God puts people where He wants them and gives them the responsibilities that He desires them to fulfill. They can be either faithful or unfaithful leaders.
Jesus as not a typical revolutionary, seeking to overthrow a human regime, yet the truth He spoke was so radical that He was put to death cruelly for it.
The best human leaders are those who recognize that they are not the ones running things. Exceptional leaders submit to the reality of God's sovereignty.
That God is sovereign means that He IS God, the absolute governor of all things. This has profound implications for us: It means He chooses goodness or severity.
Realizing God's willingness to help and knowing His worthiness begin to build in us the vital components of genuine, sincere worship.
John Ritenbaugh, maintaining that our responsibility is to yield to God's sovereignty, nevertheless suggests that God has, by giving us free will, enabled us to freely sin, but holds us responsible for governing ourselves. The word govern, derived from the. . .
We need free moral agency to be transformed into God's image. Unless one has God's Spirit, he cannot exercise the internal control to be subject to the way of God.
God not only rules in heaven, but He is also sovereign on earth! He is not an absentee landlord, but One who is actively involved in administering His creation.
Government may be the most important subject in the Bible because it touches on how Christians are to govern themselves under the sovereignty of God.
Most converted Christians realize that God is sovereign. But sometimes the Bible reveals something about God that makes us uncomfortable. Can we accept it?
John Ritenbaugh focuses on God's active administration of His Creation. Like manufacturers and builders, the Master Builder of the universe also has precise schedules and deadlines. Some have mistakenly assumed that after God fashioned His creation, He tur. . .
Among God's many titles is one that proclaims His supremacy over all others: 'Most High God' or 'God Most High.' It provides confidence in God's governance.
Fully accepting God's sovereignty should drive us to seek Him so that we can come to know Him as completely as possible, which is vital to our salvation.
John Ritenbaugh suggests that carnal hostility to God's law may be one contributory factor for the extreme difficulty that people have responding to government. The key to a positive attitude toward government seems to be the learning of self-government or. . .
In the third part of this series, John Ritenbaugh uses the Beast power of Revelation 13 to compare with God's sovereignty. Who will we yield to in the coming years?
John Ritenbaugh, after going through the history of Israel's incremental rejection of God's authority and putting themselves under the yoke of Satan's political system, asserts that God is establishing a spiritual kingdom from the dynasty of David, having . . .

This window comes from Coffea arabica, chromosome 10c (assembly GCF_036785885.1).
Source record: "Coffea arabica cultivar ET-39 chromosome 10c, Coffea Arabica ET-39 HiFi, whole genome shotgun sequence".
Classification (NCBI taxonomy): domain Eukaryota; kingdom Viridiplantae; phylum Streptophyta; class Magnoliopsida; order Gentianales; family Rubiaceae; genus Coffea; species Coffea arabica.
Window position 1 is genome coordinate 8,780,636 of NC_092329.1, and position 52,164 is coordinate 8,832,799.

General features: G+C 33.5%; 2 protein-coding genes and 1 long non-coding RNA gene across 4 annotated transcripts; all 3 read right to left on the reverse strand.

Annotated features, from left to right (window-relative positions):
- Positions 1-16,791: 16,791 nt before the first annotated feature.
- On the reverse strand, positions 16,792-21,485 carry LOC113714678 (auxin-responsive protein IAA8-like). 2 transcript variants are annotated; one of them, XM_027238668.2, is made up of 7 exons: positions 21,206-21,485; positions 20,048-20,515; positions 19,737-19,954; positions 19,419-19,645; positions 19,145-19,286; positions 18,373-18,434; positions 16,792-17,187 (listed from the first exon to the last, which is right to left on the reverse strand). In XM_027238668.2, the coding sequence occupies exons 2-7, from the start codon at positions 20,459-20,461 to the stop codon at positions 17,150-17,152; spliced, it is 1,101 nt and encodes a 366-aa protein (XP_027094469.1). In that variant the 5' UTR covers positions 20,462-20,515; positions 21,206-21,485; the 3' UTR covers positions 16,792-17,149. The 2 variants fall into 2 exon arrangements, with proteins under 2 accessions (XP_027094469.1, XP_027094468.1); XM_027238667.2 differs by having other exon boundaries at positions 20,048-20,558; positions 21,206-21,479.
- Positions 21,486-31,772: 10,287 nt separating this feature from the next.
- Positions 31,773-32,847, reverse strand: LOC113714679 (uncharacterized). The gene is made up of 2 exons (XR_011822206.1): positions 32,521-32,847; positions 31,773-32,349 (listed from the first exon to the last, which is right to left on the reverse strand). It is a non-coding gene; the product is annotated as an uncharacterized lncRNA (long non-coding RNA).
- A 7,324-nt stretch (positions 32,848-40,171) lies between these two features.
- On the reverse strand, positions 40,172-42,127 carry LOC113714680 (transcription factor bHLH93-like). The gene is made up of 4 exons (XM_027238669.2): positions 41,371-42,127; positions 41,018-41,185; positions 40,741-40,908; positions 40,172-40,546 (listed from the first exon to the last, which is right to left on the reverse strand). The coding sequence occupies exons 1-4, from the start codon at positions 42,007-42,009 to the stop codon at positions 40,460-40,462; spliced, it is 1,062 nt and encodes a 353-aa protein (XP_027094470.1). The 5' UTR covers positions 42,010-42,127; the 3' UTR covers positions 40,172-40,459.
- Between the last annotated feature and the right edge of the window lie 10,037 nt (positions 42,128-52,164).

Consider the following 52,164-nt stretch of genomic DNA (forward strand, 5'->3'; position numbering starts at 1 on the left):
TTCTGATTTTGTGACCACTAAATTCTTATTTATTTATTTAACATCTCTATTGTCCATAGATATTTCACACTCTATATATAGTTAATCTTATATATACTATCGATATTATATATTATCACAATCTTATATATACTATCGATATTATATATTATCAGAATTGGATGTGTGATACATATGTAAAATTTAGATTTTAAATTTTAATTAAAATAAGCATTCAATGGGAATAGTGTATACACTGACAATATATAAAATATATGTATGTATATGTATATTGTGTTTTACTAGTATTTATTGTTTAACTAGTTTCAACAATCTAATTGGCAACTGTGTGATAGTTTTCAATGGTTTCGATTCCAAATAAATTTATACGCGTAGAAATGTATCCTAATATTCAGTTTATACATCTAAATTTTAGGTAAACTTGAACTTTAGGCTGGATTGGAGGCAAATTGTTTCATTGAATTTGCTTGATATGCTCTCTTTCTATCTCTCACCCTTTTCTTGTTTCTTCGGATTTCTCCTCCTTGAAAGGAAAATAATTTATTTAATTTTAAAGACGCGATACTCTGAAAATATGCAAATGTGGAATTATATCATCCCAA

John Ritenbaugh acknowledges that most people have an ambivalent attitude toward government, on one hand fearing it as an evil instrument to deprive rights and on the other hand an instrument for social progress. God intended government to be a positive fo. . .
John Ritenbaugh asserts that only those who are governable will ever be allowed to govern. No government (not even God's government) will work without each individual submitting in his area of responsibility. Our elder brother, Jesus Christ, qualified to r. . .
God's command for Israel to execute total war on the Canaanites has a rational—and yes, Christian—explanation. He is not cruel; there is a benevolent reason.
The true nature of God differs greatly from the trinitarian concept. Having created us in His form and shape, God desires to develop us into His character image.
John Ritenbaugh, reflecting on the recent demise of our prior fellowship, suggests that many of us have been guilty of making an idol of the church, letting it stand between God and ourselves. Our obligation is to follow the life-saving message (a message . . .
Unless we acknowledge God's sovereign authority in our lives, following through with the things we learn from scripture, we, like atheists, will not see God.
God is not the author of confusion, but throughout the scriptures has used a consistent pattern of appointing leaders over His called-out ones.
John Ritenbaugh, claiming that one major reason people find Ecclesiastes to be pessimistic is that much of life also contains negativity, suggests that Solomon, who was born with a silver spoon in his mouth, found much of life discouraging, disappointing, . . .
The book of Hebrews resonates for the church of God at this time due to the strong parallels between our circumstances and those of the first century church.
John Ritenbaugh, reiterating that wisdom is not the answer to all of life's problems, indicates that it is still a valuable virtue, transforming us for good and a sense of well-being. In the matter of deference to civil authority, we must remember that, as. . .
In this keynote address of the 2007 Feast of Tabernacles, John Ritenbaugh, focusing on Abraham's pattern of life, answers the question, 'Why is the Church of the Great God doing what it is doing at this time?' Abraham and Sarah's life of faith is the patte. . .
After the Flood, the people grew suspicious of God. Their natural inclination was to defend against another act of God rather than make peace with Him.
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